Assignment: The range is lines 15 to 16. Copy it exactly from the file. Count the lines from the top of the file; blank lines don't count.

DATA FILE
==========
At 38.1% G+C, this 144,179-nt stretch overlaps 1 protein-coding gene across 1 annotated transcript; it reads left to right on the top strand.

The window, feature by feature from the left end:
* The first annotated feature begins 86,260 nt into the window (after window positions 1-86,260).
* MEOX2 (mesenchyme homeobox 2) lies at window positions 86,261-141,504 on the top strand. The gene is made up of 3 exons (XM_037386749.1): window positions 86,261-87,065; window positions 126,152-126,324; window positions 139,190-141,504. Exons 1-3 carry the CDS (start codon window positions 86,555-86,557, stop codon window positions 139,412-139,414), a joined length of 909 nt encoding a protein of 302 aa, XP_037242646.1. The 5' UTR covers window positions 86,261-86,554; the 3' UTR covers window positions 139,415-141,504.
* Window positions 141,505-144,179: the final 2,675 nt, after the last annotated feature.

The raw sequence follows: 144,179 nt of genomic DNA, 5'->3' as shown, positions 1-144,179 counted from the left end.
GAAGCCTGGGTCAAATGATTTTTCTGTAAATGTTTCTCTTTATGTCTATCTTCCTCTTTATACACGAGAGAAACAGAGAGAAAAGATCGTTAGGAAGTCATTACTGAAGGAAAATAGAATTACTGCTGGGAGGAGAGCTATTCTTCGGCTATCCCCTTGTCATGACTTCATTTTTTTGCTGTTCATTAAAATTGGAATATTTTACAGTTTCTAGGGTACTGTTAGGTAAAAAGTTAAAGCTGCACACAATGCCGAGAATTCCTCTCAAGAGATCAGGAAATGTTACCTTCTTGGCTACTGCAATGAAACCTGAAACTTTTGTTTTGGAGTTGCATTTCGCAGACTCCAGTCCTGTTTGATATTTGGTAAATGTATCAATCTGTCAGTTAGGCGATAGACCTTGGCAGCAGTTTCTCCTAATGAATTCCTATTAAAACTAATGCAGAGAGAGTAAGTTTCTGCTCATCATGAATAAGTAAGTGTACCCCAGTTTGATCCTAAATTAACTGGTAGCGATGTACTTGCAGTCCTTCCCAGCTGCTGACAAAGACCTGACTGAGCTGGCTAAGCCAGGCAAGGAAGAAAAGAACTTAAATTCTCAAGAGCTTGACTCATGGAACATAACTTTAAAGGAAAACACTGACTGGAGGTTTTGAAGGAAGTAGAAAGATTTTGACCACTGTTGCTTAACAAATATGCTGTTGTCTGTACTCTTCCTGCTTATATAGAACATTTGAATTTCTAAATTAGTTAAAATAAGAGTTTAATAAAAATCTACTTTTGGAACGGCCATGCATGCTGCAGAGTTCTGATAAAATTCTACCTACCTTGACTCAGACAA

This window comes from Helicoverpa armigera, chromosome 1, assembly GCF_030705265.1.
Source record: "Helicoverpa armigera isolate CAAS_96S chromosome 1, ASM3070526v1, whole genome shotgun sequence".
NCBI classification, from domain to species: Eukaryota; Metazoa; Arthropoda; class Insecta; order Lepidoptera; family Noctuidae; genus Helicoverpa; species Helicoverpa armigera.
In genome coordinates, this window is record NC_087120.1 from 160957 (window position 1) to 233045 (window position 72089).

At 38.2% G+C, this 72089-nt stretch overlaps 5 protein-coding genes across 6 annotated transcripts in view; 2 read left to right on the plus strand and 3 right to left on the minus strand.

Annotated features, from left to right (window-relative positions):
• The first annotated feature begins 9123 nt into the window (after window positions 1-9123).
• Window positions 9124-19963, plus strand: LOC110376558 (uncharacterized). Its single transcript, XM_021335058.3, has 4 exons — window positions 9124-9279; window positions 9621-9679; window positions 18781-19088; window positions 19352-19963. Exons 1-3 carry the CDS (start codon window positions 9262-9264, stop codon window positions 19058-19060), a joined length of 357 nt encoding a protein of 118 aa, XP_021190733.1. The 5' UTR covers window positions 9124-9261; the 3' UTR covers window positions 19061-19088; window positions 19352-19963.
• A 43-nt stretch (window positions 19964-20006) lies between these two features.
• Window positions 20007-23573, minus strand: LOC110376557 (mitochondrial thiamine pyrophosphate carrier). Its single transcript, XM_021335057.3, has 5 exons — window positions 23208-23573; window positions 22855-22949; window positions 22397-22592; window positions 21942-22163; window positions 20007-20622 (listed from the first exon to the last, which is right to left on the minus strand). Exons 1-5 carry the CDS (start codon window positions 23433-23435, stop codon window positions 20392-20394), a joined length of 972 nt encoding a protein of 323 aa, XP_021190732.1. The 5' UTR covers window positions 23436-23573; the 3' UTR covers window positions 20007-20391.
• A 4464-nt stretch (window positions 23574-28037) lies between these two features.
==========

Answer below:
• Window positions 9124-19963, plus strand: LOC110376558 (uncharacterized). Its single transcript, XM_021335058.3, has 4 exons — window positions 9124-9279; window positions 9621-9679; window positions 18781-19088; window positions 19352-19963. Exons 1-3 carry the CDS (start codon window positions 9262-9264, stop codon window positions 19058-19060), a joined length of 357 nt encoding a protein of 118 aa, XP_021190733.1. The 5' UTR covers window positions 9124-9261; the 3' UTR covers window positions 19061-19088; window positions 19352-19963.
• A 43-nt stretch (window positions 19964-20006) lies between these two features.